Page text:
|Nature and availability of Substitute Products||Very good substitutes are readily available||No good substitutes are available|
|Firms compete through||Prices only||Product features and quality, advertising and marketing.|
|Pricing Power||Negligible. Dependent on demand and supply||Significant. Companies can manipulate prices as they want|
The following are the advantages of perfect competition
- Perfectly competition markets are theoretically ideal market structures.
- Perfectly Competition market structures are consumer oriented. It is said that “consumer is the king” in such market situations. Consumers have readily available substitutes for both products and sellers and can easily switch to others if required.
- Sellers have no pricing power as in the case with monopoly market and the whole control of pricing remains under demand and supply chain. Thus probability to exploit consumer becomes negligible.
- The product features, quality, and rate remain similar everywhere for perfectly competitive products. E.g. quality and rates of toothpaste in New York City or South Dakota remain almost same and consumer everywhere gets standardized products.
- In perfect competition start-up cost, cost of production, advertising and marketing costs all are very low. Thus entry, production and sales get easy for the seller.
The following are the disadvantages of perfect competition
- The biggest disadvantage of perfect competition is that being the most ideal market structure, it is just a hypothetical or theoretical concept of economics with negligible existence in the real world.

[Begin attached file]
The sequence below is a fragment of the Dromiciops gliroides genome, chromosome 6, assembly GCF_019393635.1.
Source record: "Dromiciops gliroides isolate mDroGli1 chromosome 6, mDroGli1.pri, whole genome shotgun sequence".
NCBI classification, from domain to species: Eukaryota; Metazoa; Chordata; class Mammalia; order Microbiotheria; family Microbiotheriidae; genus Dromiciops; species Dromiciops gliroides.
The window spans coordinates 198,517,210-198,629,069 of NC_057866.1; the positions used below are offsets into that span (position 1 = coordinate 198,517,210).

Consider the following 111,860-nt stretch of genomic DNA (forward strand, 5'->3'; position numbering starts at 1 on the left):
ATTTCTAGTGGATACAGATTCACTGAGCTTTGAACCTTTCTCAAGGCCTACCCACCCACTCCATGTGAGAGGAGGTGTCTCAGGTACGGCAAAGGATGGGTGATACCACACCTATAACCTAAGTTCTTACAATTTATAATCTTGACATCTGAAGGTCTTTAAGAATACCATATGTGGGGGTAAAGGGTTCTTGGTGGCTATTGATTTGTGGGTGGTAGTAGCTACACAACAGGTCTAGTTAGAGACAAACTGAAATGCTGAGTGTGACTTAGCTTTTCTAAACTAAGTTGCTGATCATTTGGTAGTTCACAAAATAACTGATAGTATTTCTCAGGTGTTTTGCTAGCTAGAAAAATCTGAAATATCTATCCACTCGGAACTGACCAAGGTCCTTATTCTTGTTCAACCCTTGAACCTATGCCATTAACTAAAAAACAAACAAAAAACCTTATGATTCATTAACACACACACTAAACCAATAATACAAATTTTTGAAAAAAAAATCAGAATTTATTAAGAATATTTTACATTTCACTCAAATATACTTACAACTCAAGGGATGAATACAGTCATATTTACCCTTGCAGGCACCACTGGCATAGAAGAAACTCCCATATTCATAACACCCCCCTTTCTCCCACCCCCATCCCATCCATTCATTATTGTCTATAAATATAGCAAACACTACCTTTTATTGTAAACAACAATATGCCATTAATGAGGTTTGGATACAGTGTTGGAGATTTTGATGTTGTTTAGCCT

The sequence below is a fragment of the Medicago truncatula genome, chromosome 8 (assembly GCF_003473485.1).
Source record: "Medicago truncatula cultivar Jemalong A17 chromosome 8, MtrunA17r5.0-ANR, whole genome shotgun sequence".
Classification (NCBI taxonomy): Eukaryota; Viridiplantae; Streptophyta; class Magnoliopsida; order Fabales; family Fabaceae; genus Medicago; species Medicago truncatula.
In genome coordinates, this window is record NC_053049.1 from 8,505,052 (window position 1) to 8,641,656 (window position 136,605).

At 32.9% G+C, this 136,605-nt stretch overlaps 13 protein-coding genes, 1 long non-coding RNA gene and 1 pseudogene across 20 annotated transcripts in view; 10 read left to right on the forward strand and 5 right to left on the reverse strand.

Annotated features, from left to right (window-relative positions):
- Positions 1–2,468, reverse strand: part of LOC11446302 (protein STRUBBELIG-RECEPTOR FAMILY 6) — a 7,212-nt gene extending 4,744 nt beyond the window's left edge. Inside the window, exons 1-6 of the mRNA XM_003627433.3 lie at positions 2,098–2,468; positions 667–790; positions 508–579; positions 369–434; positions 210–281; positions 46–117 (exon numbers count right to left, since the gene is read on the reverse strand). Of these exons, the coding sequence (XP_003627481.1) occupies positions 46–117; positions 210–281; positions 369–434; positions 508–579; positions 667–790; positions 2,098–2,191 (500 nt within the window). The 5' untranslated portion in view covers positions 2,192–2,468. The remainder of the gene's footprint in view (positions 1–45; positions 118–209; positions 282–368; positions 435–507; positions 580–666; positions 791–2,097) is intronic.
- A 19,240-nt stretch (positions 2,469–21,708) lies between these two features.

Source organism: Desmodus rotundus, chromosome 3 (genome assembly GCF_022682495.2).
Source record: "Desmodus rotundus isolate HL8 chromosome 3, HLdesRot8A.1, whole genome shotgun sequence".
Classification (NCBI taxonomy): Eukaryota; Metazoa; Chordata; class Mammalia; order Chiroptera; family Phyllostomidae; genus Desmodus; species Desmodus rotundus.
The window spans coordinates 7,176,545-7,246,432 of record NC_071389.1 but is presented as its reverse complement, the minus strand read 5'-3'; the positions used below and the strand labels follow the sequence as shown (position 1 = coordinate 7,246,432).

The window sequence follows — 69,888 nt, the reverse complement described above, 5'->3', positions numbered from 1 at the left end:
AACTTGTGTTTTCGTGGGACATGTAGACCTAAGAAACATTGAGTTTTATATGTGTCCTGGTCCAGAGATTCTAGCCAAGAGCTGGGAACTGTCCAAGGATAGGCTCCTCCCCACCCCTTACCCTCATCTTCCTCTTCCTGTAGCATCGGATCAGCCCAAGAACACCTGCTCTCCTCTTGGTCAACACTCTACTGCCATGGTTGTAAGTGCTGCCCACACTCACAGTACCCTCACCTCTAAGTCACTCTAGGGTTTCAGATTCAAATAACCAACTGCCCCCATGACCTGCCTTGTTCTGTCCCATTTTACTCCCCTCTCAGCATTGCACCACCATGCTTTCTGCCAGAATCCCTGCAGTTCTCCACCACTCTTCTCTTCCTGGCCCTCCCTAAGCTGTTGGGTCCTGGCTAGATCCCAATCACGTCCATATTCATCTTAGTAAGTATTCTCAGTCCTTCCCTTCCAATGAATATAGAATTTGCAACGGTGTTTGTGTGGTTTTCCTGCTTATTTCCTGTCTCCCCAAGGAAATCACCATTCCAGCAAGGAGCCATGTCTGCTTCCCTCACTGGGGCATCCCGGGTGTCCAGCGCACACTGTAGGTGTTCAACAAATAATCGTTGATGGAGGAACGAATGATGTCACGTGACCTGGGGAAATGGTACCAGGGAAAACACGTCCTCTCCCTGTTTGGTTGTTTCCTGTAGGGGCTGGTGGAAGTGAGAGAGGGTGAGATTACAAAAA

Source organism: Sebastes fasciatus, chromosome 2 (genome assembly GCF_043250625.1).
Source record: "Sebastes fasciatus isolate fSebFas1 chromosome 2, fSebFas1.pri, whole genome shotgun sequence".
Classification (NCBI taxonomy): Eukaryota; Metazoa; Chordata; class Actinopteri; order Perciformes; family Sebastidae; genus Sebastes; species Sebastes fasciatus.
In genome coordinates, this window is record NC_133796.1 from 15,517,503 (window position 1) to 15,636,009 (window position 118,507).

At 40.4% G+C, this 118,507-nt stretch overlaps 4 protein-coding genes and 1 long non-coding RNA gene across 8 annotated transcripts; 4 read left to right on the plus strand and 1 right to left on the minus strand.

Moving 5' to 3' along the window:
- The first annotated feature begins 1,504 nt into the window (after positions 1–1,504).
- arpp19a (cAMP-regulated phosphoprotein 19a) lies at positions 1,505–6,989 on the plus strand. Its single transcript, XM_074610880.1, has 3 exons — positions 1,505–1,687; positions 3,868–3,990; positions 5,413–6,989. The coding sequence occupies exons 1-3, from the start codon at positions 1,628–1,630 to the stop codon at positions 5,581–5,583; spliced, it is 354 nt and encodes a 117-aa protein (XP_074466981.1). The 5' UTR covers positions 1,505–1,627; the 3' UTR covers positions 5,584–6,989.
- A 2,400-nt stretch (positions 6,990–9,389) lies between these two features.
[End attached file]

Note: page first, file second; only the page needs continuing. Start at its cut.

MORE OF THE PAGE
- Sellers can not add value to their product because adding value or features to the products does not increase prices which are fully determined and controlled by demand and supply system. Hence cost to seller increases but revenue remains the same and ultimately profit margin decreases. If sellers increase their prices for better products, consumers may get shifted to other seller or consider other products.
- Heavy competition is another disadvantage for sellers due to low barriers and high freedom to entry and exit. I.e. anytime a new player can enter the market and starts offering similar products or services to the consumer at similar rates.
- Existing sellers always have an advantage over new players because they are well established in the market, created goodwill among suppliers and consumers, are located at prime locations. But new sellers have to struggle and sometimes incur losses and ultimately thrown out of the market.
This has been a guide to what is Perfect Competition in Economics & its definition. Here we discuss the characteristics of perfect competition along with advantages and disadvantages. You may learn more about from the following articles –